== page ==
This video that duped several news sources, including The Huffington Post, was a prank created by comedian Bob Odenkirk (co-creator of Mr. Show) in 2008. The video, that now has millions of views, depicts a reporter being fecally assaulted by birds, the droppings landing first on his head, then in his mouth. Gawker ended up debunking the video and embarrassing The Huffington Post in one fell swoop. Turns out the whole thing was part of a mockumentary, reports Gawker, “in which a fake reporter gives a fake report about a fake bird in a fake documentary for a fake Nigerian soda company commercial.” It’s still kind of funny. Though Hitchcock’s The Birds outlines most people’s worst fears when it comes to avian creatures, I think I’d much rather have a peck on my head than a turd in my mouth.
Image by Michael Mandiberg, questioning the nature of the famed “Montauk Monster.”
Further evidence of the power of a photo, the real origins of this viral phenomenon have yet to be discovered. The creature, New York’s own version of the chupacabra, was allegedly discovered in 2008 on the shores near Montauk, NY. Speculation still surrounds the photo that has become the catalyst of the strange website Montauk-Monster.com; a site that posts pictures periodically of dead animals seemingly transformed by long periods spent in the water.
There are three theories regarding the photo. One is that it is just a waterlogged corpse of a raccoon (according to Jeff Corwin), a dog, a rodent, or even a capybara. Another is that the creature was a science experiment at the Plum Island Animal Disease Center off the coast of Orient Point. The last, perhaps most obvious theory, is that the creature’s emergence was merely an elaborate marketing hoax for an upcoming film. Later it was revealed that Rachel Goldberg, one of the three people who discovered the creature, was the sister of film producer Darren Goldberg, who was then working on a movie called Splinterheads that would include the monster. Further arguments in favor of the hoax theory include the movie’s crew taking credit for the monster. There was never an examination by scientists and the body went missing. Sounds fishy to me.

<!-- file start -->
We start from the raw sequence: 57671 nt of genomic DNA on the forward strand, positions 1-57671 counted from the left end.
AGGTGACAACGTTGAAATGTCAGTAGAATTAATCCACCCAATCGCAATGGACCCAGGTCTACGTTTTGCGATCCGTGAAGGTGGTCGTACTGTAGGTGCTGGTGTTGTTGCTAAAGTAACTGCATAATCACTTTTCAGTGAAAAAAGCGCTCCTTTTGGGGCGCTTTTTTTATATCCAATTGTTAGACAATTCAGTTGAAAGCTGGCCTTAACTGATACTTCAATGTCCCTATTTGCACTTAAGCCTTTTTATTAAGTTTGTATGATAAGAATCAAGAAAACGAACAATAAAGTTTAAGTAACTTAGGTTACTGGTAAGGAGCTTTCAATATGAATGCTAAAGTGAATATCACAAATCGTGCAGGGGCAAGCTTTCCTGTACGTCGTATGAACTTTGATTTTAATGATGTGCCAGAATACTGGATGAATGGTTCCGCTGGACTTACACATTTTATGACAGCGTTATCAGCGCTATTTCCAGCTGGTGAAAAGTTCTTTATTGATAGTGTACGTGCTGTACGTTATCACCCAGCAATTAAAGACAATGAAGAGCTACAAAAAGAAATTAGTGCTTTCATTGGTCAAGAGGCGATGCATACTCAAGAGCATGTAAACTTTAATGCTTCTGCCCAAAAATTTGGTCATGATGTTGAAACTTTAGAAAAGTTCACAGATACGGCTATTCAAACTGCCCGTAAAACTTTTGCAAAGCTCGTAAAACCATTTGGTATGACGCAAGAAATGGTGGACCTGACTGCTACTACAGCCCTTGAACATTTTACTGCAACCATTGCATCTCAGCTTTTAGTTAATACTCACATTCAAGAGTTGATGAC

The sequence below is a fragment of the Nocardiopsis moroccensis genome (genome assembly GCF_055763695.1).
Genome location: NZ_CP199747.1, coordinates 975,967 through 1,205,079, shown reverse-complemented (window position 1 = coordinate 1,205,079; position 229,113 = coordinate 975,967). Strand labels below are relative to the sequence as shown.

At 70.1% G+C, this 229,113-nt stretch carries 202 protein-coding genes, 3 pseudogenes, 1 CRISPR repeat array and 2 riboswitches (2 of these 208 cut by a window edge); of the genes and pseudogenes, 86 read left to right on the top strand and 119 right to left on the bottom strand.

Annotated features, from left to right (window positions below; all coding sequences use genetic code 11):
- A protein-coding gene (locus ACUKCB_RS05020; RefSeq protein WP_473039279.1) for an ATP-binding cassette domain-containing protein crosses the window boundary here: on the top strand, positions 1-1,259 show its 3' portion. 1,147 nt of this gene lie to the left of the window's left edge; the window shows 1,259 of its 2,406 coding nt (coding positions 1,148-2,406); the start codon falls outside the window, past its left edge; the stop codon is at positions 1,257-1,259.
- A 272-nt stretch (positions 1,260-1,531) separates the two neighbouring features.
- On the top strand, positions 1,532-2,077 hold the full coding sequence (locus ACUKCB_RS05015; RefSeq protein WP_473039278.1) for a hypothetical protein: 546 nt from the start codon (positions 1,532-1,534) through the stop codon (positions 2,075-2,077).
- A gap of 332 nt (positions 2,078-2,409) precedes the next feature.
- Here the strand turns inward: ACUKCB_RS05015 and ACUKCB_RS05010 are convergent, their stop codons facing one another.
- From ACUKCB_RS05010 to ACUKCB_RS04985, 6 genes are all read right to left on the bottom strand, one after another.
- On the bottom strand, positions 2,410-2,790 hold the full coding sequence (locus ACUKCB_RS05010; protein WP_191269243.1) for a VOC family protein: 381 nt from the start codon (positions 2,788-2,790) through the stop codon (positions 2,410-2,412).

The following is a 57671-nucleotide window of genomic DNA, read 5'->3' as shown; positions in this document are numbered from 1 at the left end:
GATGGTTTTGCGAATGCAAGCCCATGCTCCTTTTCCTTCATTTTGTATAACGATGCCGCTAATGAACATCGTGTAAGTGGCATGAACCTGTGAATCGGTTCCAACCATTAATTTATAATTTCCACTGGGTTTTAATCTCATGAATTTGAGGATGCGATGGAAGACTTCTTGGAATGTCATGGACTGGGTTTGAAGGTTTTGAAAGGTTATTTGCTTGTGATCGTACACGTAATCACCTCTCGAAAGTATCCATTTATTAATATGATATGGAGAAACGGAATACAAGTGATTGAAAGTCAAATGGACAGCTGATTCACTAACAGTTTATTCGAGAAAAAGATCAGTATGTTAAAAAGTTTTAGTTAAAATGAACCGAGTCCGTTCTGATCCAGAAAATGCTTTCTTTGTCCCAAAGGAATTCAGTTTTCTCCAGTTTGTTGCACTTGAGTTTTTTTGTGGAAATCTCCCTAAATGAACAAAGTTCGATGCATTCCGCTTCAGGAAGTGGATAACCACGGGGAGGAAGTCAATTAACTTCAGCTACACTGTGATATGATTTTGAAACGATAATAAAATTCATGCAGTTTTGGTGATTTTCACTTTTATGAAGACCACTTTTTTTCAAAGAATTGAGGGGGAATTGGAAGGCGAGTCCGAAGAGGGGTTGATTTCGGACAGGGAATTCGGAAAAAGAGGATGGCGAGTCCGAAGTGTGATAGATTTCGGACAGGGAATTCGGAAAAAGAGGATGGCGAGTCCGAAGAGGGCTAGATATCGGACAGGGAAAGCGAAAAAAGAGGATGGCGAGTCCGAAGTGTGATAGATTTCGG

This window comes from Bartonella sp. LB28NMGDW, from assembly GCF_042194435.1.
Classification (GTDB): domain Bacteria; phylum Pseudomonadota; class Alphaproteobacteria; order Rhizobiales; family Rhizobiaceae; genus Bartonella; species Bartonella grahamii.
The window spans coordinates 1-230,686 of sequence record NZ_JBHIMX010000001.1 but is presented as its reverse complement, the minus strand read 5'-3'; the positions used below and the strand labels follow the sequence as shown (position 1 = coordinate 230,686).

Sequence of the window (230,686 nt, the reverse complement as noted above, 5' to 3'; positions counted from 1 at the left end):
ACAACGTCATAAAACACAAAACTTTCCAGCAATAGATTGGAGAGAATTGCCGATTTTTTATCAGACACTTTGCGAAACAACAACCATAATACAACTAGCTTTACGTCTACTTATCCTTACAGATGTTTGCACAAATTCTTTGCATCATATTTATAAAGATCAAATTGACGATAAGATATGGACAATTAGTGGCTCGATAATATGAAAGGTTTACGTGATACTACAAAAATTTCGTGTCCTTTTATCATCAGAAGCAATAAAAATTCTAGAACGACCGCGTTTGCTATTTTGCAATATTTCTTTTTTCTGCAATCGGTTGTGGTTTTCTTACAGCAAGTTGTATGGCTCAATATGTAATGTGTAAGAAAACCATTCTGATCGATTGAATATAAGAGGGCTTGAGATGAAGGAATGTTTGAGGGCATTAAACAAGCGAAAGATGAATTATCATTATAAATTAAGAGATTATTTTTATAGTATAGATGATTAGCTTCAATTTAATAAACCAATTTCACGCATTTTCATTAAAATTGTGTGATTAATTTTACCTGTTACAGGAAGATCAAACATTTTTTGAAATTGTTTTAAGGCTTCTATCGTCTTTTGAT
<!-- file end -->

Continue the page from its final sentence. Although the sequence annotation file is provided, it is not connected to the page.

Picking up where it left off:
Photo from the web archive of the Derbyshire Fairy website.
A 2007 April Fool’s day prank, conceived by UK resident Dan Baines, enthralled the fairy community when he posted photos of the fairy on a website, contending that the magical being had been found by a person walking their dog. The fairy, created by the 31-year-old sculptor and illusion designer based out of London, was 8 inches long, complete with wings, skin, and a navel. According to the BBC, the site received 20,000 hits in one day, while Baines’ email inbox began to fill. “One person told me to return the remains to the grave site as soon as possible or face the consequences,” said Baines to the BBC. He later revealed the fairy, now the subject of many conspiracy theories, was merely a prank. A lucrative one at that — Baines put the fairy up for auction later that year and earned nearly £300. A private art collector from the US outbid 40 others and won the controversial sculpture for £280. Well played, Dan Baines, well played.
Photo courtesy of funnyjunk.com
One of the most recent hoaxes, this prank became viral on the Twittersphere last summer. The rumors revolved around a picture depicting a sign in a McDonald’s that states, as an insurance measure, “African-American customers are now required to pay an additional fee of $1.50 per transaction.” The company, dealing with a litany PR issues ranging from their creepy mascot to unethical food preparation, repeatedly denied any responsibility for the sign. Gawker once again debunked this photo as an old 4chan.com meme of ages past that had resurfaced. I’d almost feel sorry for the company and their PR reps if I didn’t already think they were so evil.